Contributing Code

Contributing code to the WebKit project is a straightforward process. Once you have the code checked out, built, and made your changes, you'll need to do a few things in order to get it landed in the tree:

  1. Make sure your changes meet the code style guidelines.
  2. Run the layout tests using the run-webkit-tests script and make sure they all pass. See the testing page for more information, as well as what you need to do if you've modified JavaScriptCore.
  3. Add any new files and layout tests to Subversion using the svn add command.
  4. Prepare a changelog entry. The prepare-ChangeLog script will create a stub entry for you.
  5. Create the patch using the svn-create-patch script.
  6. Upload the patch for review. In Bugzilla, be sure to set the review:? flag.
  7. Make any changes recommended by the reviewer.
  8. Once reviewed, get your patch landed in the tree and watch for any regressions it may have caused (hopefully none)!

Code Style Guidelines

In order for your patch to be landed, it's necessary that it comply to the code style guidelines. There are some older parts of the codebase that do not always follow these guidelines. If you come across code like this, it's generally best to clean it up to comply with the new guidelines.

Regression tests

Once you have made your changes, you need to run the regression tests, which is done via the run-webkit-tests script. All tests must pass. Patches will not be landed in the tree if they break existing layout tests.

For any feature that affects the layout engine, a new regression test must be constructed. If you provide a patch that fixes a bug, that patch should also include the addition of a regression test that would fail without the patch and succeed with the patch. If no regression test is provided, the reviewer will ask you to revise the patch, so you can save time by constructing the test up front and making sure it's attached to the bug. If no layout test can be (or needs to be) constructed for the fix, you must explain why a new test isn't necessary to the reviewer.

Information on writing a layout test as well as what needs to be done if you've made changes to JavaScriptCore can be found on the testing page.

Adding new files

New files and layout tests must be added to Subversion or else they won't be included in your patch. This is done with the svn add command. More information on Subversion commands can be found via svn help or the Version Control with Subversion online book.


All patches require an entry to the ChangeLog. The prepare-ChangeLog script will create a basic entry containing a list of all files that have been changed. Use this to write up a brief summary of the changes you've made. Don't worry about the "Reviewed by NOBODY (OOPS!)" line, the person landing your patch will fill this in.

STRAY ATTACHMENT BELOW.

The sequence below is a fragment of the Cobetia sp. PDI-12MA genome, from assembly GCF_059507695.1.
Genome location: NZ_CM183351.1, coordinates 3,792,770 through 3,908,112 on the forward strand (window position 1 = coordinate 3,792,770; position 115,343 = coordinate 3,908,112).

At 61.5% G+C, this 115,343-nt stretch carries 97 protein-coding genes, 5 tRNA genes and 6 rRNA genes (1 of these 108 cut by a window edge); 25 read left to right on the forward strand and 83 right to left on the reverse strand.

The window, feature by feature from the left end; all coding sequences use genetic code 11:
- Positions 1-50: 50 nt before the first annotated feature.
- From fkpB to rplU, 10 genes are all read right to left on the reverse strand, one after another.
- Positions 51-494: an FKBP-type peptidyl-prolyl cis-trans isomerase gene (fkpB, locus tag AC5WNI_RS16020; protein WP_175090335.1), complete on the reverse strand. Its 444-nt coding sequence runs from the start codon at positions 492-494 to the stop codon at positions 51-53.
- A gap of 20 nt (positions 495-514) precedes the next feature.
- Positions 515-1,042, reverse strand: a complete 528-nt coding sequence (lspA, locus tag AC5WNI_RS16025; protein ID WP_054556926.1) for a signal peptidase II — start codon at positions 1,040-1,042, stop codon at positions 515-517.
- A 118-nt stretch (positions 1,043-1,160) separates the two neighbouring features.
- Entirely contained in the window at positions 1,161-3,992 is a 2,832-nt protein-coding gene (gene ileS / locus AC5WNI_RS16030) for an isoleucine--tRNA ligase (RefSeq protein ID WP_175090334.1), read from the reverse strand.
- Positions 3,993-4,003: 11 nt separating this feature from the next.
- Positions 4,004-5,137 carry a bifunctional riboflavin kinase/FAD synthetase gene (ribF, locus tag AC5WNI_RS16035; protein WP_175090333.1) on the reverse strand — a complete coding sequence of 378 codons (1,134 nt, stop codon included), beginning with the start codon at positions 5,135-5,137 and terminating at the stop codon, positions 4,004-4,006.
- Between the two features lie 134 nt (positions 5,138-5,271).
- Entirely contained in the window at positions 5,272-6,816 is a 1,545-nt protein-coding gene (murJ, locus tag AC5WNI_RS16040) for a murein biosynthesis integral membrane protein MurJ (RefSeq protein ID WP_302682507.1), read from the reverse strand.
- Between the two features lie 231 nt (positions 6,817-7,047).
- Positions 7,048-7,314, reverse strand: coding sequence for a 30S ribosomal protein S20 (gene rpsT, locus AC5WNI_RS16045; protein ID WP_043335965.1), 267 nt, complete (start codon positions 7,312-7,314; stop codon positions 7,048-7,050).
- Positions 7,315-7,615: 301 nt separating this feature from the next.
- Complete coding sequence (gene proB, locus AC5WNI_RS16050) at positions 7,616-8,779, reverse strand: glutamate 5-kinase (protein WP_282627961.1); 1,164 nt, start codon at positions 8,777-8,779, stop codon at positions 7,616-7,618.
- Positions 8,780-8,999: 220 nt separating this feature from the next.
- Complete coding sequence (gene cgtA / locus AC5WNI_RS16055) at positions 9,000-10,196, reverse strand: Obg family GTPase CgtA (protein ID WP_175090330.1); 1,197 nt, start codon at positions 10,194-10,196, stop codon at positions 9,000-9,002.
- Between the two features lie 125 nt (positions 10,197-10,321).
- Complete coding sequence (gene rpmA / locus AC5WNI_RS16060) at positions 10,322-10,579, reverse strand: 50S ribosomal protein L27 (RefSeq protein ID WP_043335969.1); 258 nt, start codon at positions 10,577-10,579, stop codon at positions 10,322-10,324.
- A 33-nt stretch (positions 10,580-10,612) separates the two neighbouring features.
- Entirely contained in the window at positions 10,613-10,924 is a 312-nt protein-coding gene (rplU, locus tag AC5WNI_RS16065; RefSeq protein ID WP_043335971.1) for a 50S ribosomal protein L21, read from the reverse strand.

Create the patch

WebKit uses the svn-create-patch script to create patches. This script supplements Subversion's diff command to better handle things like moved, added, and deleted files. This command is best run from the top level of your checkout to make sure no changes are left out of your patch. It is not necessary to break a patch into multiple files.

svn-create-patch does not create a file automatically, you need to redirect the output yourself using something like: svn-create-patch > MyExcellentPatch.txt

Patch review

Once you have a patch file, it must be reviewed by one of the approved WebKit reviewers. To request a review, attach the patch to the bug report, and mark the patch with the flag review:?. The reviewer will typically either approve the patch (by responding with an r=me in the bug report or in e-mail and marking the patch review:+) or request revisions to the patch (and mark the patch review:-). In rare cases a patch may be permanently rejected, meaning that the reviewer believes the feature should never be committed to the tree. The review process can consist of multiple iterations between you and the reviewer as revisions are made to your patch.

Landing in the tree

Once a patch is approved, someone with commit access will land your patch. Your responsibility for the patch does not end with the patch landing in the tree. There may be regressions from your change or additional feedback from reviewers after the patch has landed. It is your responsibility to be available should regressions arise and to respond to additional feedback that happens after a check-in.

WebKit Scripts

WebKitTools/Scripts contains a number of scripts to help make life easier when submitting a patch. All scripts mentioned on this page (and on the rest of the site as well) are located here unless otherwise mentioned.

It's handy to put this directory in your shell path so you can just type the commands without having to specify the path to the script each time.

Obtaining Check-In Privileges

Contributors with a proven track record of good patch submissions and that have demonstrated an ability to work well with the community can obtain check-in privileges to the WebKit source tree. In order to obtain this check-in access, the contributor must find a reviewer who will act as a sponsor.

The sponsor arranges a copy of the committer agreement to be sent to the contributor. Once the contributor sends a copy of the signed agreement to Apple, she or he receives check-in access.

Becoming a Reviewer

A contributor with check-in access may also become a reviewer. In order to become a reviewer, the current reviewers must agree that the contributor is effectively functioning as an expert in a particular area of the code and is qualified to review patches submitted in that area.

Reviewers are always responsible only for areas of code in which they are knowledgeable. If the reviewer does not feel qualified to handle a particular patch, then he or she will defer to another reviewer.